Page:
Veeam: Instant Recovery Fails – Unable to Mount filesystem

Before I start with the solution to the error mentioned in the title of this post I want to share some information about Veeam Instant Recovery. I wanted to test the new feature Instant Recovery. So how does Instant Recovery work? This quote comes from the veeam_backup_5_0_user_guide.pdf user guide:

With Veeam Backup & Replication, you can immediately recover a VM from a created backup file. Instant VM recovery accelerates VM restore, allowing you to improve recovery time objectives and decrease downtime of production VMs.

When performing instant recovery, Veeam Backup & Replication creates an independent temporary copy of a VM in your VMware environment and immediately starts it (if necessary). You can then move this copy to your production storage using Storage vMotion and cold migration to finalize recovery, or alternatively, replicate a restored VM with Veeam Backup & Replication and then fail over to the created replica during the next maintenance window. You can also use a recovered VM for testing purposes to make sure VM guest OS and applications are functioning properly.

Similar to the SureBackup recovery verification technology, instant VM recovery does not require you to extract a VM from a backup and move it across datacenter — it mounts a VM directly from a compressed backup file on a selected ESX host. The archived image of a VM remains in a read-only state to avoid unexpected modifications. All changes to a virtual disk that take place while a VM is running are logged to an auxiliary file on the Veeam Backup server or any datastore you select. These changes are discarded as soon as a restored VM is removed.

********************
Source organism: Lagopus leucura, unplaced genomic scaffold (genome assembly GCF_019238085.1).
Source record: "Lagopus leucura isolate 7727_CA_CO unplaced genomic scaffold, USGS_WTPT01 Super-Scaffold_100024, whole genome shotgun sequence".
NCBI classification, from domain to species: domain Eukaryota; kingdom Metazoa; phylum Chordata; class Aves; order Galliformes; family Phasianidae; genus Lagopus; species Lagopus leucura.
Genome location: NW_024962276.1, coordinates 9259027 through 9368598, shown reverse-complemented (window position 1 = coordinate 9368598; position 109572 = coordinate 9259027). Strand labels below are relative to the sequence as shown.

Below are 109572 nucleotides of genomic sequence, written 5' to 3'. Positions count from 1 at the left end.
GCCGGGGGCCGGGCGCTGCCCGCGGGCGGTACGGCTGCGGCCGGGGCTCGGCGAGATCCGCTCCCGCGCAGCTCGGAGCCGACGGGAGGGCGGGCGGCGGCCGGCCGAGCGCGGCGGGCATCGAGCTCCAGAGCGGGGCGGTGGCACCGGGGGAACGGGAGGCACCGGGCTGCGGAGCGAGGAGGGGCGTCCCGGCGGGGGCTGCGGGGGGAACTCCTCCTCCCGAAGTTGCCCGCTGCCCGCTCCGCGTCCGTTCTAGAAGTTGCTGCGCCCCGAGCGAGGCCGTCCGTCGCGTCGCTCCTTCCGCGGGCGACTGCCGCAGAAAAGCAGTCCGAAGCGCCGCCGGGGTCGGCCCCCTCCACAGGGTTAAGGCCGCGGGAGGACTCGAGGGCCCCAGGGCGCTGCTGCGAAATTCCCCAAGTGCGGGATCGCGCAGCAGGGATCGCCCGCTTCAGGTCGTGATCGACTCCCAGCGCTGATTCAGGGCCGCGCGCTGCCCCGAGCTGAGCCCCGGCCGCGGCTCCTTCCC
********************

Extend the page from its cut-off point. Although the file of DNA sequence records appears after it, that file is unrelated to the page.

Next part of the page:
Let’s start an Instant Recovery restore job:


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PowerCLI: Reading the VMKERNEL logfiles with Powershell v2


I was reading Alan Renouf his post about reading the vmkernel log files with PowerCLI. Carter Shanklin posted a comment with the Powershell v2 way of doing this task. I grabbed his one-liner and added a foreach ( % ) loop and the Out-GridView cmdlet. Now with the foreach loop, the one-liner will run against all my ESX Servers.

Get-VMHost |% {Get-Log -VmHost $_ vmkernel |Select -expand Entries } |Out-GridView

The Out-GridView cmdlet will show us all the vmkernel logfiles together in one window.


If want to filter on Warning messages only, run the following one-liner:

Get-VMHost | % { Get-Log -VmHost $_ vmkernel | 
Select -expand Entries | Select-String WARNING } | Out-GridView

If there are Warnings in the vmkernel log, the following GridView will be created:


If you want to filter the output in the GridView, just use the filter box and if necessary, you can add a criteria: